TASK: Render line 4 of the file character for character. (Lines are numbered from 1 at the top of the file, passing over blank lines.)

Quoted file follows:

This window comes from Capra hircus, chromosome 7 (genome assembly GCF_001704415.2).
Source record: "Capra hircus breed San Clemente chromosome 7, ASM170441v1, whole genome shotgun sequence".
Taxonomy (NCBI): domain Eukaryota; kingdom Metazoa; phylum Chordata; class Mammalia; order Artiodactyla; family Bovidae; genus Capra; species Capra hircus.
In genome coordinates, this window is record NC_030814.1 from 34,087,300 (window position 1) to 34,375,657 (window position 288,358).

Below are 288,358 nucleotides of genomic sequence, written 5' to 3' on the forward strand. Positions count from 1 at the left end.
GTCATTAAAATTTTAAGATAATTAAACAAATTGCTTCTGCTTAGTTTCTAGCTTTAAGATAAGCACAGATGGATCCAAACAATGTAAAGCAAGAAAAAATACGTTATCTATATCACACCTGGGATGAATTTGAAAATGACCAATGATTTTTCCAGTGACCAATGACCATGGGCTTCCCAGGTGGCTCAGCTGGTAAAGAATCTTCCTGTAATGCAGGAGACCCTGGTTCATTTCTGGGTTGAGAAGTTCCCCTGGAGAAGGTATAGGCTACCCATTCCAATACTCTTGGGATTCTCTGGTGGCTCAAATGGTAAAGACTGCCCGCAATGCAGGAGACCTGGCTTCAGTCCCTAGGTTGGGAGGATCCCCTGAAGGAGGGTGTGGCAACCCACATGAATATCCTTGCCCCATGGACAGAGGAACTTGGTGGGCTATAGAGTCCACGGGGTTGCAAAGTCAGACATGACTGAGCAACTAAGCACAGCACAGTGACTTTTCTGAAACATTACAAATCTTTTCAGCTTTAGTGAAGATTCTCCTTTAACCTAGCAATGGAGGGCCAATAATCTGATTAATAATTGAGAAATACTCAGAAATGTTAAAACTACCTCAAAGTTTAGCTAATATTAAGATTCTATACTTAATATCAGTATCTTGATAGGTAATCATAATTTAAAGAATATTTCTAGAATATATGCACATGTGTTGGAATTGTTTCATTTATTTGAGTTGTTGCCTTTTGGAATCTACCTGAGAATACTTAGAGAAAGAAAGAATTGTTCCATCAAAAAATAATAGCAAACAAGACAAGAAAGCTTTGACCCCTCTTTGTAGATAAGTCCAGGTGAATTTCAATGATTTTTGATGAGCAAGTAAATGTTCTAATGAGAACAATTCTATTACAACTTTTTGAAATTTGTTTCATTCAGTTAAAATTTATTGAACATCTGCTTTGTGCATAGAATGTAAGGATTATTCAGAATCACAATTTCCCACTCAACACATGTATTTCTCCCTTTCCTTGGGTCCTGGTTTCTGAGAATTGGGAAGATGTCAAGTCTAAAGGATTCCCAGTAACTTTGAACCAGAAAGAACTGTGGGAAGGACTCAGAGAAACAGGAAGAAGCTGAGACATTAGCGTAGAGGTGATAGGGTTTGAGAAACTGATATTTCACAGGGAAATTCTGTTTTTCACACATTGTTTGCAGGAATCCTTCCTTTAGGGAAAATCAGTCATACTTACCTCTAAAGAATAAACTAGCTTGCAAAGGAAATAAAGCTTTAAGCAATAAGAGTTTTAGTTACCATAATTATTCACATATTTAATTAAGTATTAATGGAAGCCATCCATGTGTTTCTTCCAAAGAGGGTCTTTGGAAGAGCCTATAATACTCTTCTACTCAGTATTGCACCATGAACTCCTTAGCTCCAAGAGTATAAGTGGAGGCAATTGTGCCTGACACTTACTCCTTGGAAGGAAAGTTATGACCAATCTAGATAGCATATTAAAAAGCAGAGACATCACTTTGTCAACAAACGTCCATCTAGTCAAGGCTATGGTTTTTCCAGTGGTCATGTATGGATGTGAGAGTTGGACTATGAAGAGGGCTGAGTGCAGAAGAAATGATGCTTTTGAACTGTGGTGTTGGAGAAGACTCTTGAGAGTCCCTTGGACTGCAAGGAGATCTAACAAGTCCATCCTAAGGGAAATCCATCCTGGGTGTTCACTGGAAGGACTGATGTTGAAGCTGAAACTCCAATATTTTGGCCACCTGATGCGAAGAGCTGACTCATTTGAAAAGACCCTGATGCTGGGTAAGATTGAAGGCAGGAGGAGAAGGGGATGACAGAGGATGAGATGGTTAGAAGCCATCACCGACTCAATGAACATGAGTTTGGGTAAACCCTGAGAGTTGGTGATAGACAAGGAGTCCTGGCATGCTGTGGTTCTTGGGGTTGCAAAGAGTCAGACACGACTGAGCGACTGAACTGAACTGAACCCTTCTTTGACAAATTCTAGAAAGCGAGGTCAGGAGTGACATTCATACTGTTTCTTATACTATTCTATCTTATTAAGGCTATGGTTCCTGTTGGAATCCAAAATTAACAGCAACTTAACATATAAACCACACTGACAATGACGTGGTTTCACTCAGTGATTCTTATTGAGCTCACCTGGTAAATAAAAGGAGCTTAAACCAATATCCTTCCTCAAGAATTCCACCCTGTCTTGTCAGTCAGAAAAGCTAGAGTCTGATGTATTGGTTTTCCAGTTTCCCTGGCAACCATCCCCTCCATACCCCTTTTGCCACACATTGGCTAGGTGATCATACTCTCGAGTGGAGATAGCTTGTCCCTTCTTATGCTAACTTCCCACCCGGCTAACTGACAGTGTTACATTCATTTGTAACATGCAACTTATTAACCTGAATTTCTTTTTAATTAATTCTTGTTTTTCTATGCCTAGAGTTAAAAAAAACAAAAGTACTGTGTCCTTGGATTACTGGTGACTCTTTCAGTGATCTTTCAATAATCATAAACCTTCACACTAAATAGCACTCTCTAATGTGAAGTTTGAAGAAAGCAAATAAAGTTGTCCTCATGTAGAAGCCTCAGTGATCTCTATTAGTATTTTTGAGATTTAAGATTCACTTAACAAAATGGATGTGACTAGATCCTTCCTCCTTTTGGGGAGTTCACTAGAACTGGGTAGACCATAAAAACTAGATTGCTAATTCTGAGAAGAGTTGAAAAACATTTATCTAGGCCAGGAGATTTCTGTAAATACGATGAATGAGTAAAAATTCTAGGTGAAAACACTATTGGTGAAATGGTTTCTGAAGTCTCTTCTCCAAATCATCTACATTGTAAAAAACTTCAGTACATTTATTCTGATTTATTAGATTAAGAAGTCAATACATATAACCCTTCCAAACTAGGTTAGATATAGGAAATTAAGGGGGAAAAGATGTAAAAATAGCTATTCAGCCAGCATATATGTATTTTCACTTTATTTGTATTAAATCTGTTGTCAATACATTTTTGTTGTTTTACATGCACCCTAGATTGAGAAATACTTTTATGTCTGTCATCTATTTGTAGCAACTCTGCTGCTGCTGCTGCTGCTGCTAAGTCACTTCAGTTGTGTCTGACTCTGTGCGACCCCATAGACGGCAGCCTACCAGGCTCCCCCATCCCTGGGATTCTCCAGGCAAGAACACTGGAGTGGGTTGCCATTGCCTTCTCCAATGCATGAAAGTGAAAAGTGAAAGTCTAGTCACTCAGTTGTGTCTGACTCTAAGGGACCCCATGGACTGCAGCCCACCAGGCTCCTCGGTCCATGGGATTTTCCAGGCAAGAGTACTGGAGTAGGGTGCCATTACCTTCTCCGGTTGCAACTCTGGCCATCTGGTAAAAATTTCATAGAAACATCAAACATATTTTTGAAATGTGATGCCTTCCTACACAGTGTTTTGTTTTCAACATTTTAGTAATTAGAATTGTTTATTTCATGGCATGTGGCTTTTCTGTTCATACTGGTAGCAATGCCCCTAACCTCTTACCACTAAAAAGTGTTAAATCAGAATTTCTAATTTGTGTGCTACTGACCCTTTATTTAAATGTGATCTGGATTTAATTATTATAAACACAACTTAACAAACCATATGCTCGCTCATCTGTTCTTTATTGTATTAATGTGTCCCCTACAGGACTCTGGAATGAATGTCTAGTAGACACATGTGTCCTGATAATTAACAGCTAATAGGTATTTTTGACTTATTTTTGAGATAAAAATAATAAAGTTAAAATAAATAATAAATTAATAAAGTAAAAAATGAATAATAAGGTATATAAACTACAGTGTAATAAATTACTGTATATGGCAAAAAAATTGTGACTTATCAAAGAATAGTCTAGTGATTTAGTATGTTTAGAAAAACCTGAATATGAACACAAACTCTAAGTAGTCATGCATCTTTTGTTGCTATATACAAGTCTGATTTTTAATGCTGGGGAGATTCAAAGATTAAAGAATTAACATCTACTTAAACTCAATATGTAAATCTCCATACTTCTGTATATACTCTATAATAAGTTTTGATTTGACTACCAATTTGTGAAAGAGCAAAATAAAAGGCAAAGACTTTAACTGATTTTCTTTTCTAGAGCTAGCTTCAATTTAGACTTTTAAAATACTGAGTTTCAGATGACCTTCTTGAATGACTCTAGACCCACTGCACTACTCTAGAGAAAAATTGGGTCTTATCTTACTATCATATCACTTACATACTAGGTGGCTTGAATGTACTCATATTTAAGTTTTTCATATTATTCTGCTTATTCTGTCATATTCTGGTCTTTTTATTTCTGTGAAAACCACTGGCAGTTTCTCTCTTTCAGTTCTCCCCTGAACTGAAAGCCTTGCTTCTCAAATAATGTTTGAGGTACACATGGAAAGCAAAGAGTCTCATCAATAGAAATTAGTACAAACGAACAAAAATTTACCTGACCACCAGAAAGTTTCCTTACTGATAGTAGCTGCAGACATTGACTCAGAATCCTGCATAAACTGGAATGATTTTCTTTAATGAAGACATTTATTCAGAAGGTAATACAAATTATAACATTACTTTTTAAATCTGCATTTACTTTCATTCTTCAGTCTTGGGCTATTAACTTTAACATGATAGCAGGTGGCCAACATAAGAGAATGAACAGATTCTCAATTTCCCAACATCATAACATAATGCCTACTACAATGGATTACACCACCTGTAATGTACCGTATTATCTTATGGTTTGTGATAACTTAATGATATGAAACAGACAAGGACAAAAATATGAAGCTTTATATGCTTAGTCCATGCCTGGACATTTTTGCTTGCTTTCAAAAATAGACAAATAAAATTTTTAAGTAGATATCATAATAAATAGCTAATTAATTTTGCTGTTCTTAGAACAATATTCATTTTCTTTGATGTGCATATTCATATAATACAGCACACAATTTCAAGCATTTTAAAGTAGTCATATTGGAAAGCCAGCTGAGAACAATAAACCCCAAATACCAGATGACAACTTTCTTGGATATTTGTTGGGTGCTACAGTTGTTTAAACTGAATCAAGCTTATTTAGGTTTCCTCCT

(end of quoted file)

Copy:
In genome coordinates, this window is record NC_030814.1 from 34,087,300 (window position 1) to 34,375,657 (window position 288,358).